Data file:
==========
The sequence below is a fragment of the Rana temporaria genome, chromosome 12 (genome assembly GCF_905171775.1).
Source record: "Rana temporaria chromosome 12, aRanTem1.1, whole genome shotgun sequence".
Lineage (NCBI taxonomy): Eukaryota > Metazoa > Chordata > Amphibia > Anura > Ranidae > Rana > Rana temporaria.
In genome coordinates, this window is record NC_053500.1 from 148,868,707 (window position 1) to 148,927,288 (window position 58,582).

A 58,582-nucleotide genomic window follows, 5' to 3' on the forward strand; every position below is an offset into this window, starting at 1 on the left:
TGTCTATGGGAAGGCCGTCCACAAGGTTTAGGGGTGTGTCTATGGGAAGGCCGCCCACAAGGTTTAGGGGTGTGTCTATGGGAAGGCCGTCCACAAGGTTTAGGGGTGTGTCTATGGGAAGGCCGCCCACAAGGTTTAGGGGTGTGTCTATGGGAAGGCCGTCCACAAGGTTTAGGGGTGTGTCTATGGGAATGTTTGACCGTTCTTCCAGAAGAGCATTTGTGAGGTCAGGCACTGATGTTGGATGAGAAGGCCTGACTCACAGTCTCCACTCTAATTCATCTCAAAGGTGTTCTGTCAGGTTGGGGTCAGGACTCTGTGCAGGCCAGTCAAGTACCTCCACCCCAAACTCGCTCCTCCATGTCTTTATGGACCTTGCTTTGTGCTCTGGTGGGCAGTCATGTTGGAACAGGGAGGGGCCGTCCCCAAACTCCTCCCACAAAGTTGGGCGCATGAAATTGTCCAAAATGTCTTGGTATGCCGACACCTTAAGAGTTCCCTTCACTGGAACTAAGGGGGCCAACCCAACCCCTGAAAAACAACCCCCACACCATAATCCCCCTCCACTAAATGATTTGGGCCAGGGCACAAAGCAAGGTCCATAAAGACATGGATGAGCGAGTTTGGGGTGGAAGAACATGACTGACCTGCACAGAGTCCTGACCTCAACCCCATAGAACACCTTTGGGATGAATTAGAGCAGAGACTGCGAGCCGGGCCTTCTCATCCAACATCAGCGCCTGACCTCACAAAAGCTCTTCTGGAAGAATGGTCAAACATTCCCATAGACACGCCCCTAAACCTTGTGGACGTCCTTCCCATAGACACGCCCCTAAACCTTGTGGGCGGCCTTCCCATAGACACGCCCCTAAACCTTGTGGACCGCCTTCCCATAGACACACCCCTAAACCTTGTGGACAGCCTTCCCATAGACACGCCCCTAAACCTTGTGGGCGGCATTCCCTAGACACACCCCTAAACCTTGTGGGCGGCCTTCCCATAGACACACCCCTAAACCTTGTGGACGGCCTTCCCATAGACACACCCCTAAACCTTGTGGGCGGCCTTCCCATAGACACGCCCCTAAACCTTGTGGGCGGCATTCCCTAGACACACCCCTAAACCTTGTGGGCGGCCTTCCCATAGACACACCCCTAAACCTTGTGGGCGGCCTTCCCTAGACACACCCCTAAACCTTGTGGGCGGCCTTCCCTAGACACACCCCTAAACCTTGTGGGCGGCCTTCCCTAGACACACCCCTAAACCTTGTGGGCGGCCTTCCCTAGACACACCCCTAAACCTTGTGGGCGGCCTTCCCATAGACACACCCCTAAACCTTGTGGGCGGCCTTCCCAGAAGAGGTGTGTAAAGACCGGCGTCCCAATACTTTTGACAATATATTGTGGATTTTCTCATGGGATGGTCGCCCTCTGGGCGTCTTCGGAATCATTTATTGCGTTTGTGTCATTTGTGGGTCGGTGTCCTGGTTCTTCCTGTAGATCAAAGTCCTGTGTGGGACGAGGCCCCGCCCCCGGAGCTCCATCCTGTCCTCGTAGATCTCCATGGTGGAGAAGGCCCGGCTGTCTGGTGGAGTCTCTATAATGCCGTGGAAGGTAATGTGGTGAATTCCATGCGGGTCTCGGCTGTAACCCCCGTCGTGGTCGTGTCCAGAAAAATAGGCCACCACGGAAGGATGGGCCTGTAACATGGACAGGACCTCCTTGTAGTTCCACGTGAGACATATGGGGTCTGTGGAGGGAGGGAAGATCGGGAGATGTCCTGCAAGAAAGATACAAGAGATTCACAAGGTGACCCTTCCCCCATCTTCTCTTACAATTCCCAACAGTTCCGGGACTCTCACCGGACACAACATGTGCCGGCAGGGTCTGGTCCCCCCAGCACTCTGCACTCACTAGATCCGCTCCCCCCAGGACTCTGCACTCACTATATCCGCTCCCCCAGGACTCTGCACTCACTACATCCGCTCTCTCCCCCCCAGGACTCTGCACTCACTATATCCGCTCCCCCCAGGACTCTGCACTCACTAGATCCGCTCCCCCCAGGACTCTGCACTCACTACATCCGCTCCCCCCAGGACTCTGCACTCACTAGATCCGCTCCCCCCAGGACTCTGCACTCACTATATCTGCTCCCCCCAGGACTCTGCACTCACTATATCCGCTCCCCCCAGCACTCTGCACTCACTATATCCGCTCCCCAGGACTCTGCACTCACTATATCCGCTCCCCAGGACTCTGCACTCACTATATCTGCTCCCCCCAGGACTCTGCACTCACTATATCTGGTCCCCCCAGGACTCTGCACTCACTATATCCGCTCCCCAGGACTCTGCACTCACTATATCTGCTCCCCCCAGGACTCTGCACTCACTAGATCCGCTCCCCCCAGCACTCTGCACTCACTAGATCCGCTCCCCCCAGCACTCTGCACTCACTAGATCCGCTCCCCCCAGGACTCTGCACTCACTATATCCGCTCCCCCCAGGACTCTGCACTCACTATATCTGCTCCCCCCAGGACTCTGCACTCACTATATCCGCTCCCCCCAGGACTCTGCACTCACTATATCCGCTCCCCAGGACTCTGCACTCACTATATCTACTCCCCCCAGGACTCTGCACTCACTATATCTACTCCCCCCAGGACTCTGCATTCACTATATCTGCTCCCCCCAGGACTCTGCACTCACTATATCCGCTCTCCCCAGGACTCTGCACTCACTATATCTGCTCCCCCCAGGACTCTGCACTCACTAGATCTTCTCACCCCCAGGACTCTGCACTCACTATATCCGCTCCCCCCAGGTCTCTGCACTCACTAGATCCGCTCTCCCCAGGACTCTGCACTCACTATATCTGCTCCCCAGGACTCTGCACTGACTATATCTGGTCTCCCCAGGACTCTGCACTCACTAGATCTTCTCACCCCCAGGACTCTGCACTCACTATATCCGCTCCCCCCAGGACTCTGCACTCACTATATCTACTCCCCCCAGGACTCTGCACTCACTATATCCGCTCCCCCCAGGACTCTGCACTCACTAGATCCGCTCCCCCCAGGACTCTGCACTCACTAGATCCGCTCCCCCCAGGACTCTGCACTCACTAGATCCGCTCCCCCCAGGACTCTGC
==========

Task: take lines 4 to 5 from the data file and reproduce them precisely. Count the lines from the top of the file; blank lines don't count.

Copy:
In genome coordinates, this window is record NC_053500.1 from 148,868,707 (window position 1) to 148,927,288 (window position 58,582).

A 58,582-nucleotide genomic window follows, 5' to 3' on the forward strand; every position below is an offset into this window, starting at 1 on the left: